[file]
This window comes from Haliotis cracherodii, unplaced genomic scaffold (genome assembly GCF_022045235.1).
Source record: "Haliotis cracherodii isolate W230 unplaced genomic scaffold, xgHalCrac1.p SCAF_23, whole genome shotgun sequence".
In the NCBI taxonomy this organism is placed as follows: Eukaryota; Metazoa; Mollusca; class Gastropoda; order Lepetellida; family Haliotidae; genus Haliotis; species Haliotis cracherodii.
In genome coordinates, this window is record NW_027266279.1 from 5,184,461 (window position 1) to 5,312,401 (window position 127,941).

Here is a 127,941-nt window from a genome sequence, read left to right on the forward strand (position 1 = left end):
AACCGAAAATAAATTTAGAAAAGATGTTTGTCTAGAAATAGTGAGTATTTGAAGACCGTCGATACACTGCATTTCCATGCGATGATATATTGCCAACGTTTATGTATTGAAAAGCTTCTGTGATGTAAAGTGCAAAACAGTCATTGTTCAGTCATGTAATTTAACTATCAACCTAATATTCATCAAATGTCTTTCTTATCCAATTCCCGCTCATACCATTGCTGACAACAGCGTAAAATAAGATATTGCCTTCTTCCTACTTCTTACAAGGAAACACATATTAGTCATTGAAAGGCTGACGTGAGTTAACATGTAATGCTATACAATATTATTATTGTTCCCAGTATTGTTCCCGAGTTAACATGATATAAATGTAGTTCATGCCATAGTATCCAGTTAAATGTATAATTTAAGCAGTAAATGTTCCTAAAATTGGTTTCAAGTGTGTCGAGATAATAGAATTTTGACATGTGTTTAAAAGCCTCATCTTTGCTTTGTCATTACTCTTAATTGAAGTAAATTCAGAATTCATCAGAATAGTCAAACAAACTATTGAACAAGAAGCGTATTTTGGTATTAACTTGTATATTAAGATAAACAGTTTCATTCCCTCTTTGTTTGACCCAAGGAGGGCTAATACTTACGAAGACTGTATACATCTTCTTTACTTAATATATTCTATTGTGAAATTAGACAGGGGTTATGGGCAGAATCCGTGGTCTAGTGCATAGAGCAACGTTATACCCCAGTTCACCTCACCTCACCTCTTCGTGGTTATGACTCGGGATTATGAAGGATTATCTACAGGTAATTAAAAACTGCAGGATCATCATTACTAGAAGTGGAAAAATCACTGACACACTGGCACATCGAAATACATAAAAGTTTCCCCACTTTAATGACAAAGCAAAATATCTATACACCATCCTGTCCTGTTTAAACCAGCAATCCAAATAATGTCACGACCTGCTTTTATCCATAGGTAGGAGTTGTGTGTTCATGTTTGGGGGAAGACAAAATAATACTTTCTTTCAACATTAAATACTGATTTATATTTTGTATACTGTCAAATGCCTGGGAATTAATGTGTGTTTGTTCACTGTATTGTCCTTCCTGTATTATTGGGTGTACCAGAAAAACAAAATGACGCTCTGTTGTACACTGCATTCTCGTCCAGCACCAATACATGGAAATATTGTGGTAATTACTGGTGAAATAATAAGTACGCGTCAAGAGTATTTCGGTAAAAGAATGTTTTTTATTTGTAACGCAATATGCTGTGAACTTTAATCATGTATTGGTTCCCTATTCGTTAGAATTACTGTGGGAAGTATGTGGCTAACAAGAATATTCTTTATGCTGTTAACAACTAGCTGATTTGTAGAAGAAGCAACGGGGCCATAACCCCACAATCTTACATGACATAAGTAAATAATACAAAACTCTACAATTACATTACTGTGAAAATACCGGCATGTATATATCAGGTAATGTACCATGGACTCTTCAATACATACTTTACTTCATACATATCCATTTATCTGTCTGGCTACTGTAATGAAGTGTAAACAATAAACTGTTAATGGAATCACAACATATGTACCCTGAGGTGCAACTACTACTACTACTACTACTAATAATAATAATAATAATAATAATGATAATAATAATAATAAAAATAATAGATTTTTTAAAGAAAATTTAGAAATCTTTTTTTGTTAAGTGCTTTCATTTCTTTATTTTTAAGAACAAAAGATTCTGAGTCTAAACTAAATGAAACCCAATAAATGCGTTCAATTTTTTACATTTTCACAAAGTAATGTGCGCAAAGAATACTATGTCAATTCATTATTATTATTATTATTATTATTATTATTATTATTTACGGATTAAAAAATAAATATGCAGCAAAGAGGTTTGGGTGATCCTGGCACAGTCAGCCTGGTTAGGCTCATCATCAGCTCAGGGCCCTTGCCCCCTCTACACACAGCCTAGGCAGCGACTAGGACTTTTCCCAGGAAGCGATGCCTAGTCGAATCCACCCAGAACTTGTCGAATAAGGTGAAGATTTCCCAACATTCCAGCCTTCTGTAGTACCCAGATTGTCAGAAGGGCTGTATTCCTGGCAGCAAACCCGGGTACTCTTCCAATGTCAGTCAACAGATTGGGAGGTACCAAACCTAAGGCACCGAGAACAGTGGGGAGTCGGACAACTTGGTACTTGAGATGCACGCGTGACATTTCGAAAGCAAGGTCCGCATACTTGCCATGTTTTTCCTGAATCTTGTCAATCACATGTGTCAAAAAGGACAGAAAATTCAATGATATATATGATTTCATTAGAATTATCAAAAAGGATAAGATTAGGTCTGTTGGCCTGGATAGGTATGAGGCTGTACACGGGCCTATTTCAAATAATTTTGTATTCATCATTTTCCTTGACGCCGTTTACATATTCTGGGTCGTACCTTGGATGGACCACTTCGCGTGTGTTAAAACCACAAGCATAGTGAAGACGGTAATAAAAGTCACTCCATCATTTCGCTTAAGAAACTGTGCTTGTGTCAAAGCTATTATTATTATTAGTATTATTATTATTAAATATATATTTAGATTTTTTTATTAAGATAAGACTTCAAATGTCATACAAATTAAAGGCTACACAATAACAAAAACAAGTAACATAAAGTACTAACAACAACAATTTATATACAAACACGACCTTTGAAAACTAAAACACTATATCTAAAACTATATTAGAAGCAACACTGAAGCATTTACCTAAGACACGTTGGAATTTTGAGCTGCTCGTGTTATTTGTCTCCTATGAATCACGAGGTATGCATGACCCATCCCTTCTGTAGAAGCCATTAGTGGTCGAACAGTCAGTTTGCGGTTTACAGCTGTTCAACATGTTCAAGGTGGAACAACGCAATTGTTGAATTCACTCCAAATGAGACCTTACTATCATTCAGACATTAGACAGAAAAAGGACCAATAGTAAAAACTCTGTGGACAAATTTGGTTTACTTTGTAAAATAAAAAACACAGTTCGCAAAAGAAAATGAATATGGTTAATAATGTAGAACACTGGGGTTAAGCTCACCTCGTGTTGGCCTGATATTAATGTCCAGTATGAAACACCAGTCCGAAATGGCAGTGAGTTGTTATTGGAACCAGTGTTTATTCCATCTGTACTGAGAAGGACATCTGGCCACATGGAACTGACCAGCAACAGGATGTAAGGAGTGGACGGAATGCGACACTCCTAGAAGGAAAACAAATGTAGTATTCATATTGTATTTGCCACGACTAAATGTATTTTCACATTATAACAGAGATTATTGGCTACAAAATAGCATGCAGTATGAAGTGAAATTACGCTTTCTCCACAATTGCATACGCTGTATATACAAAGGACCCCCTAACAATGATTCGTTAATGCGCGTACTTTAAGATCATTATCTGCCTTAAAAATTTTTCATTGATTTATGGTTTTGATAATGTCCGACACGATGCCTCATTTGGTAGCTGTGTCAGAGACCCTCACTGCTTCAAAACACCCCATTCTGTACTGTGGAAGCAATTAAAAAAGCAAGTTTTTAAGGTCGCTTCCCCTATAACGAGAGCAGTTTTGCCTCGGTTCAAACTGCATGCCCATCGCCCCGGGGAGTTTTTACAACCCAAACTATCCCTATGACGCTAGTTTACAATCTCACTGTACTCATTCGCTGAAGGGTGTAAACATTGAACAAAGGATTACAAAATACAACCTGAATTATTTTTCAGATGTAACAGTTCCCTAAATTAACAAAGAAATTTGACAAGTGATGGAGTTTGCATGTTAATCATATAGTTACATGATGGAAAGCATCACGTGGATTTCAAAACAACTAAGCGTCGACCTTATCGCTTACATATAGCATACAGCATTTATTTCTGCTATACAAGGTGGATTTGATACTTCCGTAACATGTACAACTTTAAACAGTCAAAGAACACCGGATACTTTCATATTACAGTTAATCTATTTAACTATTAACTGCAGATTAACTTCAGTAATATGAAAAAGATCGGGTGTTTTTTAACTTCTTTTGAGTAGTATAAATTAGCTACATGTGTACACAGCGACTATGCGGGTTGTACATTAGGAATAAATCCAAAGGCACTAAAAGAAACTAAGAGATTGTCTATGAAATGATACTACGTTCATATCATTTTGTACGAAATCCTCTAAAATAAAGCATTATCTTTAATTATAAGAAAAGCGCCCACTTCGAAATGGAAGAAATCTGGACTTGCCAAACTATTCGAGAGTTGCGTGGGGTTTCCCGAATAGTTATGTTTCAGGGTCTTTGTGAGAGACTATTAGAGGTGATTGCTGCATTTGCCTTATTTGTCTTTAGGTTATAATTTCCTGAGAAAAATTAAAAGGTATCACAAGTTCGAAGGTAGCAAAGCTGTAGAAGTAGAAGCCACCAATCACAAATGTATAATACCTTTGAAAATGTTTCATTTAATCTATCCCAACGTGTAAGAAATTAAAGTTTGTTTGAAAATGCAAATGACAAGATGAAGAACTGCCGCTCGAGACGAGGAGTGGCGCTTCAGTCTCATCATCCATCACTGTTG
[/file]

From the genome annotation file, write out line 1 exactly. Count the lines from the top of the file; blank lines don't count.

This window comes from Haliotis cracherodii, unplaced genomic scaffold (genome assembly GCF_022045235.1).